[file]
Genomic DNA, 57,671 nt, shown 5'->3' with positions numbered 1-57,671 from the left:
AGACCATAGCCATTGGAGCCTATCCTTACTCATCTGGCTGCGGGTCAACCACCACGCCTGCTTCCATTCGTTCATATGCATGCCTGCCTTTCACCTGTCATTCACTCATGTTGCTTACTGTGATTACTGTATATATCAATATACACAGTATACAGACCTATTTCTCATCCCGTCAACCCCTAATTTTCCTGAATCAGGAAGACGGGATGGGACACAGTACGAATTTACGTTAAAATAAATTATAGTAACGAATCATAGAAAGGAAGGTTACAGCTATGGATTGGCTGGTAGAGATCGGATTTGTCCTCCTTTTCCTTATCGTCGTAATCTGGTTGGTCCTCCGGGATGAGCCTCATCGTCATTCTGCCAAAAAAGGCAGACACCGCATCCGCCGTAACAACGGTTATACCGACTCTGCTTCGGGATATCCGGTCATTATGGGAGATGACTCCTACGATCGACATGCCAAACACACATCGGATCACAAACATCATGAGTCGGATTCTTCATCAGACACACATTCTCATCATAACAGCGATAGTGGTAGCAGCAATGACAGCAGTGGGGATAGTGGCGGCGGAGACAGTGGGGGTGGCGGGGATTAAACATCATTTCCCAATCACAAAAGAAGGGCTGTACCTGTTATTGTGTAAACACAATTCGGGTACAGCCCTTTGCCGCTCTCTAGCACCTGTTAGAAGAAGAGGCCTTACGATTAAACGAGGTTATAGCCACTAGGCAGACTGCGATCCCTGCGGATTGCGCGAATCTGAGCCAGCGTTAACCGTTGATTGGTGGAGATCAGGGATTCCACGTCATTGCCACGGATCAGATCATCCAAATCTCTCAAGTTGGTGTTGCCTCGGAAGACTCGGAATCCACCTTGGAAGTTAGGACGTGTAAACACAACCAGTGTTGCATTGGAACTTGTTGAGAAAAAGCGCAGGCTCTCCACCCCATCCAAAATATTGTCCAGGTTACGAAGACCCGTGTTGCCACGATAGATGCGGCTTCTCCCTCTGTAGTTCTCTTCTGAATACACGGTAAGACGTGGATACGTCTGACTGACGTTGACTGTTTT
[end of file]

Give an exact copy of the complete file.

Genomic DNA, 57,671 nt, shown 5'->3' with positions numbered 1-57,671 from the left:
AGACCATAGCCATTGGAGCCTATCCTTACTCATCTGGCTGCGGGTCAACCACCACGCCTGCTTCCATTCGTTCATATGCATGCCTGCCTTTCACCTGTCATTCACTCATGTTGCTTACTGTGATTACTGTATATATCAATATACACAGTATACAGACCTATTTCTCATCCCGTCAACCCCTAATTTTCCTGAATCAGGAAGACGGGATGGGACACAGTACGAATTTACGTTAAAATAAATTATAGTAACGAATCATAGAAAGGAAGGTTACAGCTATGGATTGGCTGGTAGAGATCGGATTTGTCCTCCTTTTCCTTATCGTCGTAATCTGGTTGGTCCTCCGGGATGAGCCTCATCGTCATTCTGCCAAAAAAGGCAGACACCGCATCCGCCGTAACAACGGTTATACCGACTCTGCTTCGGGATATCCGGTCATTATGGGAGATGACTCCTACGATCGACATGCCAAACACACATCGGATCACAAACATCATGAGTCGGATTCTTCATCAGACACACATTCTCATCATAACAGCGATAGTGGTAGCAGCAATGACAGCAGTGGGGATAGTGGCGGCGGAGACAGTGGGGGTGGCGGGGATTAAACATCATTTCCCAATCACAAAAGAAGGGCTGTACCTGTTATTGTGTAAACACAATTCGGGTACAGCCCTTTGCCGCTCTCTAGCACCTGTTAGAAGAAGAGGCCTTACGATTAAACGAGGTTATAGCCACTAGGCAGACTGCGATCCCTGCGGATTGCGCGAATCTGAGCCAGCGTTAACCGTTGATTGGTGGAGATCAGGGATTCCACGTCATTGCCACGGATCAGATCATCCAAATCTCTCAAGTTGGTGTTGCCTCGGAAGACTCGGAATCCACCTTGGAAGTTAGGACGTGTAAACACAACCAGTGTTGCATTGGAACTTGTTGAGAAAAAGCGCAGGCTCTCCACCCCATCCAAAATATTGTCCAGGTTACGAAGACCCGTGTTGCCACGATAGATGCGGCTTCTCCCTCTGTAGTTCTCTTCTGAATACACGGTAAGACGTGGATACGTCTGACTGACGTTGACTGTTTT